Stories and Articles

Corporate Strategy May Depend on When
the CEO Earned Their MBA

San Diego State University researcher finds a correlation between when a CEO earned an MBA and the marked decline in diversifying acquisitions

Proctor & Gamble was the parent company for Pringles potato chips.

PepsiCo owned Taco Bell.

But no more. In fact, corporate diversification has shown a marked decline in recent years and a CEO’s business education may hint at why this is happening.  

Research by SDSU management professor Taekjin Shin and co-author, Jiwook Jung at the University of Illinois at Urbana-Champaign, indicated a direct correlation between when a CEO earned their MBA degree and corporate strategy trends - specifically, the marked decline in corporate diversification.

The professors studied data from 640 companies compiled between 1985 and 2015. They found that when those corporations were headed by CEOs who earned their MBA during the 1970’s and 80’s, corporate diversification decreased sharply.

Dr. Taekjin Shin

SDSU management professor, Dr. Taekjin Shin

The researchers were found that de-diversification trend correlated directly with the general ideology of business school faculty who viewed diversification as undermining shareholder value starting in the early 1970s through the 1980s.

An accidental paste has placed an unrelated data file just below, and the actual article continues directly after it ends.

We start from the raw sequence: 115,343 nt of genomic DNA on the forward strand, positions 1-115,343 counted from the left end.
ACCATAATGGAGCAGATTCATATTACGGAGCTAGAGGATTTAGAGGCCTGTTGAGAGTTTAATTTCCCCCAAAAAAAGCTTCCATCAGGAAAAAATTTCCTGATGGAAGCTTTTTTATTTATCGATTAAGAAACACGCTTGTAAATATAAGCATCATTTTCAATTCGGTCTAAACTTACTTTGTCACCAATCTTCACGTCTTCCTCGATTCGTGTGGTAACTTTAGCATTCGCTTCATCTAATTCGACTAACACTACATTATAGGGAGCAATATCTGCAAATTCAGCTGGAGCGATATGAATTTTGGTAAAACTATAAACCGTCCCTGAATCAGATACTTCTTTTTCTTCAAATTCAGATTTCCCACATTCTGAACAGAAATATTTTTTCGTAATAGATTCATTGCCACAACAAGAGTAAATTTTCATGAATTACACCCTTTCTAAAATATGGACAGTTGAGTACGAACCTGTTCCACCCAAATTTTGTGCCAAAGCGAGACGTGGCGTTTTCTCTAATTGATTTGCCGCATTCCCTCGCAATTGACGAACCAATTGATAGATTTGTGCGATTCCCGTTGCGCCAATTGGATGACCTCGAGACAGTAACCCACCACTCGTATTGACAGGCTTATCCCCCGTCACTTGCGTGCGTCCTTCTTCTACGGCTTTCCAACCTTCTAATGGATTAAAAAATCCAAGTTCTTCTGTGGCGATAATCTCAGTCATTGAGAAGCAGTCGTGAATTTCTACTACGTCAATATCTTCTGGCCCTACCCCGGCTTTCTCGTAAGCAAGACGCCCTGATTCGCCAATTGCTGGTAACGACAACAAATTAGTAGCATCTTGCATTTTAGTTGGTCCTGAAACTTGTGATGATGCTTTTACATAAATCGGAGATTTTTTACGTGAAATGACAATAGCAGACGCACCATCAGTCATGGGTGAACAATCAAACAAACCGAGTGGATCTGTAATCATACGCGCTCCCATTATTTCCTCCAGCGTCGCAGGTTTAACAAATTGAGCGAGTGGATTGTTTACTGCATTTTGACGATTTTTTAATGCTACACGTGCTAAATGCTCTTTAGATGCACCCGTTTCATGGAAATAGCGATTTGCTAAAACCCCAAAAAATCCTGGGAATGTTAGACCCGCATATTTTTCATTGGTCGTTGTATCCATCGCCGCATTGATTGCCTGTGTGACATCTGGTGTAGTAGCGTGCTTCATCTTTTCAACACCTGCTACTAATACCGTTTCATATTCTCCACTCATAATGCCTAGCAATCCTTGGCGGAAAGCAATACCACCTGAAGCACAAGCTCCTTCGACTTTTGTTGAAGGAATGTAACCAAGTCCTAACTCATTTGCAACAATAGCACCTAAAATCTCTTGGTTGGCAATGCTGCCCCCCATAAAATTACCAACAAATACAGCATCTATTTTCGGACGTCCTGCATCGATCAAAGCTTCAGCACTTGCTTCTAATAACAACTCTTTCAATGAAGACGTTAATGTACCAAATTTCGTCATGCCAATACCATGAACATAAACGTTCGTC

The research, entitled “Learning Not to Diversify: The Transformation of Graduate Business Education and the Decline of Diversifying Acquisitions” has been accepted for publication and is currently available online in Administrative Science Quarterly.

Dozens of companies have de-diversified their holdings in the past 20 years including Proctor & Gamble (who also shed Jif peanut butter, Covergirl cosmetics and many other product lines without replacing them) and PepsiCo (who owns no other restaurants after spinning off those holdings into YUM! Brands).

“Our study verifies the significant impact business schools have on corporate management, albeit with a long time lag,” said Shin. “We were able to demonstrate how a CEO’s education creates a ripple effect that impacts shareholders, corporate strategy and major economic trends over the long term.”